Passover Virtual Film Festival, Open to FJC Members and the Public
April 14-24: All films can be viewed during this period
FJC passcode for a discount: fjc2022
Falmouth, MA (March 31, 2022) – Falmouth Jewish Congregation will participate in the first annual virtual Passover Film Festival, presented by the Marlene Meyerson JCC Manhattan (MMJCCM) that will stream on demand April 14–24, 2022. The festival, a partnership with organizations across the country, will offer eight Jewish and Israeli movies engaging with the themes of Passover, which begins on April 15. Films in the festival are available nationally on demand from April 14–24, 2022. Falmouth Jewish Congregation invites the community at large to participate. You can purchase tickets for individual films ($5) or for all films ($18) and get a discount with the coupon code: fjc2022. A portion of proceeds goes to the congregation. For more details and to purchase tickets or streaming passes, please visit passoverfilmfestival.com.
The films in this year’s lineup include both feature films and documentaries: The Other Story (Dir. Avi Nesher, 2019); Redemption (Dir. Joseph Madmoni and Boaz Yehonatan Yacov, 2018); Leaving Paradise (Dir. Ofer Freiman, 2021); There Are No Lions in Tel Aviv (Dir. Duki Dror, 2019); Shadow in Baghdad (Dir. Duki Dror, 2013); Rabenu (Our Rabbi) – I’m a Wonder Man (Dir. Ori Gruder, 2021); My Hero Brother (Dir. Yonatan Nir, 2019); and Yerusalem: The Incredible Story of Ethiopian Jewry (Dir. Levi Zini, 2021). “For years, we have been recommending films to incorporate into family seders to provide modern experiences for Passover,” says Isaac Zablocki, Director of the Carole Zabar Center for Film at the MMJCCM. “The messages of Passover are a rich resource, and we’re excited to present these films as a way to connect to the themes, and deepen the experience of the holiday.”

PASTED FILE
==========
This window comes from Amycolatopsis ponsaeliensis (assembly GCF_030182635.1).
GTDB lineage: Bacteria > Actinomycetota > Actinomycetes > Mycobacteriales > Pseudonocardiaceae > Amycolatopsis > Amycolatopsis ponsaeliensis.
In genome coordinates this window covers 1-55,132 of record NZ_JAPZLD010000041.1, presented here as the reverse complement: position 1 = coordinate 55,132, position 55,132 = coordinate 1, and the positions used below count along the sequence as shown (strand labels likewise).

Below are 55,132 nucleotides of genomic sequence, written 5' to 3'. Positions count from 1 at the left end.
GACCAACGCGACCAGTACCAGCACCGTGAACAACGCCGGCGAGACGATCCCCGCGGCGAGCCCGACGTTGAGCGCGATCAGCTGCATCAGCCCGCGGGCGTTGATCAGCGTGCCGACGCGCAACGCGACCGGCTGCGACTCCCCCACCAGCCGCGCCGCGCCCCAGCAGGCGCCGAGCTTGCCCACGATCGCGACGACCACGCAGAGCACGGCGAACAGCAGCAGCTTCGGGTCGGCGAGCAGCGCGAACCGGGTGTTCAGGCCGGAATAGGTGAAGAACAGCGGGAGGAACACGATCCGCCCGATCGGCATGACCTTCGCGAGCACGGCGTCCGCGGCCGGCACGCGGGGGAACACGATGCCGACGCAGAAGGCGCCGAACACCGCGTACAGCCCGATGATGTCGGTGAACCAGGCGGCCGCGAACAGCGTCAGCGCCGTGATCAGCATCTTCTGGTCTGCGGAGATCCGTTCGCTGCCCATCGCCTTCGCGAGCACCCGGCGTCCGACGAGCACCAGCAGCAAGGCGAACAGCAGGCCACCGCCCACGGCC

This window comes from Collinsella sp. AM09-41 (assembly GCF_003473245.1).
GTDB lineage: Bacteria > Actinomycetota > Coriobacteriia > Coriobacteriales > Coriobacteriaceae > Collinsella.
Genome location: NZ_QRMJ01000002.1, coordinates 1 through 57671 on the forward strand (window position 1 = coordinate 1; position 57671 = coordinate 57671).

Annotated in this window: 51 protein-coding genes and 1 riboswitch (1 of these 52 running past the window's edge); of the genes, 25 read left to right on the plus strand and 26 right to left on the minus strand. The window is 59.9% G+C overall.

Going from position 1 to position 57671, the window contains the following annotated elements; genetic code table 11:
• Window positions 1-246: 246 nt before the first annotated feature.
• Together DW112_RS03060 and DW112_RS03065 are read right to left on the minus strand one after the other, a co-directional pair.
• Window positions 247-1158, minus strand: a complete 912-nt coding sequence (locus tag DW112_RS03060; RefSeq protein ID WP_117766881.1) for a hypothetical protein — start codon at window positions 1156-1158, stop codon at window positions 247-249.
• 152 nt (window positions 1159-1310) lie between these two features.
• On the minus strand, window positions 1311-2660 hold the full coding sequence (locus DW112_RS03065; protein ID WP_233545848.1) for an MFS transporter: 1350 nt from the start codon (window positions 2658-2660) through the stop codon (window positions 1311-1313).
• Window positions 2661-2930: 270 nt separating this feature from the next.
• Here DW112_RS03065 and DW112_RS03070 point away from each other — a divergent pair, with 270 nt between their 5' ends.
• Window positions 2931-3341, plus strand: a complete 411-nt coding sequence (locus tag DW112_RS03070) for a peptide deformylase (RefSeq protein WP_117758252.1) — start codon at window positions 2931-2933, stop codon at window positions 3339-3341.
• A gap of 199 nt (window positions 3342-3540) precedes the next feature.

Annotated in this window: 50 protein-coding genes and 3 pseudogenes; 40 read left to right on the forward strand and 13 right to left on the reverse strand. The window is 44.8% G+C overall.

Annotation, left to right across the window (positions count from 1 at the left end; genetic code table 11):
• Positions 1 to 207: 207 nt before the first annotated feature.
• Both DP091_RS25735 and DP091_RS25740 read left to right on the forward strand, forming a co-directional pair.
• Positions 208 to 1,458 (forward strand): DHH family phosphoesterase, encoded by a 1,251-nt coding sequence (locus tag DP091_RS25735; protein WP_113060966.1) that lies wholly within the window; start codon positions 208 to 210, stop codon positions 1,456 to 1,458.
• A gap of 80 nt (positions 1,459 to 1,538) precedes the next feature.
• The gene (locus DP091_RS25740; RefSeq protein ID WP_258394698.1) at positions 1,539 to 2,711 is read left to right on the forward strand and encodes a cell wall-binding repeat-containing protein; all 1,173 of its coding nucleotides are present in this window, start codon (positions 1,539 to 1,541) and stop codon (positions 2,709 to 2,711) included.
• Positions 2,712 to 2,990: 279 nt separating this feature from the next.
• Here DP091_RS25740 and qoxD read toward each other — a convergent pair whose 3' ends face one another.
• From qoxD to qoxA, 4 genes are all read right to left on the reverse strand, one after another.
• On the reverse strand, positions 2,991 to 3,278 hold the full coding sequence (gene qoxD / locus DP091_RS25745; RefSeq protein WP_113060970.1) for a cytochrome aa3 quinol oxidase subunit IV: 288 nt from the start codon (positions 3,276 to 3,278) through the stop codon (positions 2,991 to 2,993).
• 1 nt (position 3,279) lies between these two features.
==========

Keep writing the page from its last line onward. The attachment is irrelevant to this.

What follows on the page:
To enhance the festival experience and create space for audiences to further explore the themes of the holiday, ranging from connecting with the past, tradition, strangers in a foreign land, redemption, and miracles, the Passover Film Festival will present video conversations with the filmmakers and additional resources created by My Jewish Learning, a popular Jewish online learning resource at www.myjewishlearning.com.
The Passover Film Festival is presented with support from the Maimonides Fund. Partners of include 70 Faces Media, The Jewish Week, JCC Association of North America, the Consulate General of Israel-New York, Hadassah, and Go2Films.
Falmouth Jewish Congregation is a vibrant Reform Jewish congregation serving the Upper Cape and other communities with opportunities to connect for worship, learning, social justice and socializing. Many of its cultural and educational programs are open to the public, including this festival and its annual Summer Jewish Film Festival. Learn more at www.falmouthjewish.org and contact Pamela Rothstein, Director of Lifelong Learning, at firstname.lastname@example.org if you want to receive event announcements.
The Other Story
Dir. Avi Nesher
(Israel, 2019, 112 min)
Renowned filmmaker Avi Nesher’s THE OTHER STORY tells a suspenseful, poignant, and humorous story through the eyes of two rebellious young women from two troubled families that tangle in the most unexpected ways in Jerusalem. As the characters’ warring personal convictions and intimate anxieties clash, the secular and religious world views they hold dear also come to embody the struggle for identity reflecting present-day Israel.
Dir. Joseph Madmoni and Boaz Yehonatan Yacov
(Israel, 2018, 104 min)
Menachem, a former frontman for a rock band, is now religious, and a father to a six-year-old. When his daughter is diagnosed with cancer, he must find a creative solution to fund the expensive treatments. He reunites his band for one last tour. The journey to save his daughter exposes old wounds and allows him to reconnect with his secular past. Menachem understands that only a new connection to his past and to his music can pave the road to his own redemption.